If you’re a Kangana Ranaut fan and going to watch this film thinking the experience would be like Queen and Tanu weds Manu Returns then prepare to be heavily disappointed cause in reality, it’s far from it and just average at best. The story follows Praful Patel (Kangana Ranaut), a 30-year-old divorcee of Gujarati origin who is working in the housekeeping services department of an Atlanta hotel. Praful lives with her conservative middle-class parents, a grouchy father (Hiten Kumar) who runs a small business and her mother who is a housewife (Kishori Shahane). She is a blithe spirit who does not want to be tied down by tradition and meaningless customs, and she’s feeling suffocated by their narrow vision for her life when we first meet her. Praful is hard working and is gradually saving the money needed to buy a house in which she hopes to live unencumbered by Dad’s nagging and the pressure they both place on her to get married to Sameer (Sohum Shah). However, a visit to Las Vegas with a cousin changes her life forever as she wins some money at a casino and gets hooked & before she knows what hit her though, she is on a losing streak. Instead of quitting while she’s ahead, she returns, loses her winnings, then her deposit on the house. Drunk and desperate, she borrows $32,000 from a Vegas loan shark (Jason Louder). Unsurprisingly, she loses that too. Her dream house sold to someone else, with no savings to dip into and her sourpuss father refusing to help out, and thugs knocking on her door asking her to pay back, turns this seemingly ordinary person into someone she could never imagine. This is no “coming of age” or “seeking / finding redemption” story. It is the story of an unapologetic, even stupid, character. But, as an after-thought, I realized that it is only a slight, figurative exaggeration of some of the people we know. To the film’s credit, Praful’s frustration comes across as real and believable. It’s not overly sentimentalized but you can feel it under your skin nevertheless, as any conversation with her parents invariably becomes about, “Why don’t you meet this good boy we know?” As Praful sinks into a couch in a house she’s about to buy to lead an independent life, she doesn’t say anything. But you see the pride and near disbelief on her face. What I enjoyed most about this film is that it has no pretensions to largeness, nor does it make any effort to lionize or romanticize Praful or her life. To do so would have been easy because it is a natural human reaction to draw consolation from discovering that a criminal emerged from misery. The thing about Praful is that she does not look like the heroine of a crime saga. She is not someone else who you expect to hear of only in the news media or fiction. She is Everywoman. She could well be you or me gone wrong. This is not to suggest that she has it easy — she does not. Yet it is fair to say that she has not suffered any great pain, poverty, affliction or persecution. Her struggles too could well be yours or mine. It is interesting then to watch how easily and quickly she turns to crime, beginning with the most naturally written, directed and enacted scene you can imagine.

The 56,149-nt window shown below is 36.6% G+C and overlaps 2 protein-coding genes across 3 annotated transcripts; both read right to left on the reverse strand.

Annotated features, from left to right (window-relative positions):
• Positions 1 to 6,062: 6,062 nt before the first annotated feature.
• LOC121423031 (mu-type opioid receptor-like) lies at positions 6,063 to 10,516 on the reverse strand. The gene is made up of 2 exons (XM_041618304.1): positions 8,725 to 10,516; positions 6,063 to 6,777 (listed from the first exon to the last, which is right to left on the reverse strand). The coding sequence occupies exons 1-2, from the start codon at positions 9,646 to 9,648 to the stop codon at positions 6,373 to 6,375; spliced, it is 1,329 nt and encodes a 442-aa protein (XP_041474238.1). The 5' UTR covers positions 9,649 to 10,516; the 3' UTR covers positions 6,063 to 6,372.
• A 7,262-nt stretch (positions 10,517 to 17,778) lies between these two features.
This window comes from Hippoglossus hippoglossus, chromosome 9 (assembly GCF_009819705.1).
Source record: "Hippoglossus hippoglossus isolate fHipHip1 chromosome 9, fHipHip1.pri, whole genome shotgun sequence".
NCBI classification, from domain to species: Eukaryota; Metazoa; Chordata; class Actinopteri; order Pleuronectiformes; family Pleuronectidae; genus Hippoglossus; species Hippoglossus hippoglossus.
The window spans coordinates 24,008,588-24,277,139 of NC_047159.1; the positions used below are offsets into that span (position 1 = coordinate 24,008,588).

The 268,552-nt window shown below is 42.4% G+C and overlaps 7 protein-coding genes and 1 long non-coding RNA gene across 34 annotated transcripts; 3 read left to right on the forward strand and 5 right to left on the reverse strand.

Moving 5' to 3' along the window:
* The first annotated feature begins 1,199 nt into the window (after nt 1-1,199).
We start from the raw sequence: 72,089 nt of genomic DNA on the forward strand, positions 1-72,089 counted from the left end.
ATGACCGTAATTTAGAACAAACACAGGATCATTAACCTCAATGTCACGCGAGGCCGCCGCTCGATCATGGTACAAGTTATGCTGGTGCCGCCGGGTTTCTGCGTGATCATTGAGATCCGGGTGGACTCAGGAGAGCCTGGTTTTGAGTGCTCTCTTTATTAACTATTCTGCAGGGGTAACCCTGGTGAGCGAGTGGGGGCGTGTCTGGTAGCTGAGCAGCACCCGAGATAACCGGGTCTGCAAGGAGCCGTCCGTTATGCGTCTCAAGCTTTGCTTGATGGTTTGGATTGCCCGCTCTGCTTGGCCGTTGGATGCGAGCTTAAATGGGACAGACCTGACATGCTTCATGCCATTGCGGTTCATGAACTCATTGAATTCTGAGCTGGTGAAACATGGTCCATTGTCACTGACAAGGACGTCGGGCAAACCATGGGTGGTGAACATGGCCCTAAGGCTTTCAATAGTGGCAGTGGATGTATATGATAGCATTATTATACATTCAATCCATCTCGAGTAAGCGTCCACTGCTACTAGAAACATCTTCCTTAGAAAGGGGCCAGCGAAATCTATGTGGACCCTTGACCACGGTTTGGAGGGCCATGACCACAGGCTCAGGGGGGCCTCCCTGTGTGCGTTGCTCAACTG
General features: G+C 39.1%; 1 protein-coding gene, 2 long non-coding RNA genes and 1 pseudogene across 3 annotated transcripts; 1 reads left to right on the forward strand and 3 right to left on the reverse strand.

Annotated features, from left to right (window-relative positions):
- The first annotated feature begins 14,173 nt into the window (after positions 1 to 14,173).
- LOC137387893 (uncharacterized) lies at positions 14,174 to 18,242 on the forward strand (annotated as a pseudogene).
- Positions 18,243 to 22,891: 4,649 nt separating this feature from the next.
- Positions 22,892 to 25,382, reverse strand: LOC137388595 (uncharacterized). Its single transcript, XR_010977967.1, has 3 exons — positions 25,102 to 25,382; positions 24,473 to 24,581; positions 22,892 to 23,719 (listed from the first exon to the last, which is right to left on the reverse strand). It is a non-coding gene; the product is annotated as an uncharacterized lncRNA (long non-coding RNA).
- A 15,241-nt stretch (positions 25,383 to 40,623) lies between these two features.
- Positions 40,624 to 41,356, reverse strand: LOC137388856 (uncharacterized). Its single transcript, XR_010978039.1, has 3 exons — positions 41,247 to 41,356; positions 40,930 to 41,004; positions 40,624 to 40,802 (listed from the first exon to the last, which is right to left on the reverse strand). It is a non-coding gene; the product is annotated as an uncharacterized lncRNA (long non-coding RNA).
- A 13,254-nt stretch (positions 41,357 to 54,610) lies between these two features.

However, director Hansal Mehta, like many noir-and art cinema-inspired makers, foolishly ventures into the challenging realms of mainstream cinema and, like many superior talents, crash lands. The script is juvenile, over-simplistic when convenient, and fails to create empathy, sympathy or a connect with Praful. It’s a beautifully shot film but the plot, despite being innovative, is frankly too convenient. In its bait to pepper the story with breeziness, the writers – Kangana and Apurva Asrani, forget to layer the leading lady Praful Patel’s personality enough. There is no depth to her; her reasons are far from being well etched out, that, along with the very fact that the film is a loosely edited works against the multiple plusses of it. The story is delicious but the screenplay needed more weight and the direction required a sharper eye. Many of the dialogues are catchy and delivered with precision. I love a good gray character and watching Praful dig herself into a hole was certainly not boring. A few scenes stay with you but its mostly underwhelming. By intermission, you’ll find yourself invested in the story which usually for film critics is a risky zone. Like always, the feeling is a mere prelude to a disappointing second hour. Director Hansal Mehta has taken oodles of cinematic liberty to create situations and trying to pass them as existent. Praful’s character, however, is a well-etched one. He manages to make the lives of the Indian Diaspora – their values, struggles, fears look real. The two issues I found with the screenplay were that it takes an entire hour to get to that point where our protagonist is in trouble. And the second thing was the way which she was robbing the banks. I don’t know what really happened in the real story, but here it looked really silly. At one level, the film is also an insult to our intelligence. Despite Praful carrying out many bank robberies (more easily than we all legally withdraw money!), no one ever spots the culprit’s automobile number as there is not a soul outside the banks (and no one is rushing out) when Praful runs away in her car. No camera ever records her automobile registration number plate, and then suddenly, when the director decides to end this saga, they do, and the cops reach her home. Praful escapes and later surrenders on a lonely road. Why? That, too, has a laughable explanation! The pace falls, the choppy editing is glaring at our faces and it’s hard to wrap your head around how conveniently the story is finished off. In fact, one of the major problems in the film is that none of the robberies seem believable. They are conveniently done. It is difficult to believe that an amateur robber does a good job of easily scraping through each of them without many hiccups. Yes, the film at many places requires you to suspend your belief and surrender to the story they have to tell. For most part, Ranaut manages to keep you well occupied to be able to notices the flaws but then, an actor can’t cover what doesn’t fall under the purview of her job. The direction felt limp at places; especially the shabbily done chase sequence was a downer. There is too much romance between Praful and her suitor, which seemed out of place and needless. The character of Sameer seems more of an excuse to introduce some songs into a narrative that could have existed without them. It breaks the tautness of the material and the rhythm of the story. The bad guys (moneylenders) are never fearsome and are reduced to caricature figures who fail to evoke any fear. Yet, the film is an out and out watch out for its star Kangana! Kangana‘s cute expressions, her innocence, and her bold dialogues give life to the film. She is goofy, adorable, reckless, aimless and yet utterly charming. Sohum Shah from Ship of Theseus is likable, so is the rest of the supporting cast that is filled with talented actors. On the whole, ‘Simran‘ is a sloppy & tedious film despite a spectacular Kangana Ranaut performance.
Directed – Hansal Mehta
Rated – PG
Run Time – 124 minutes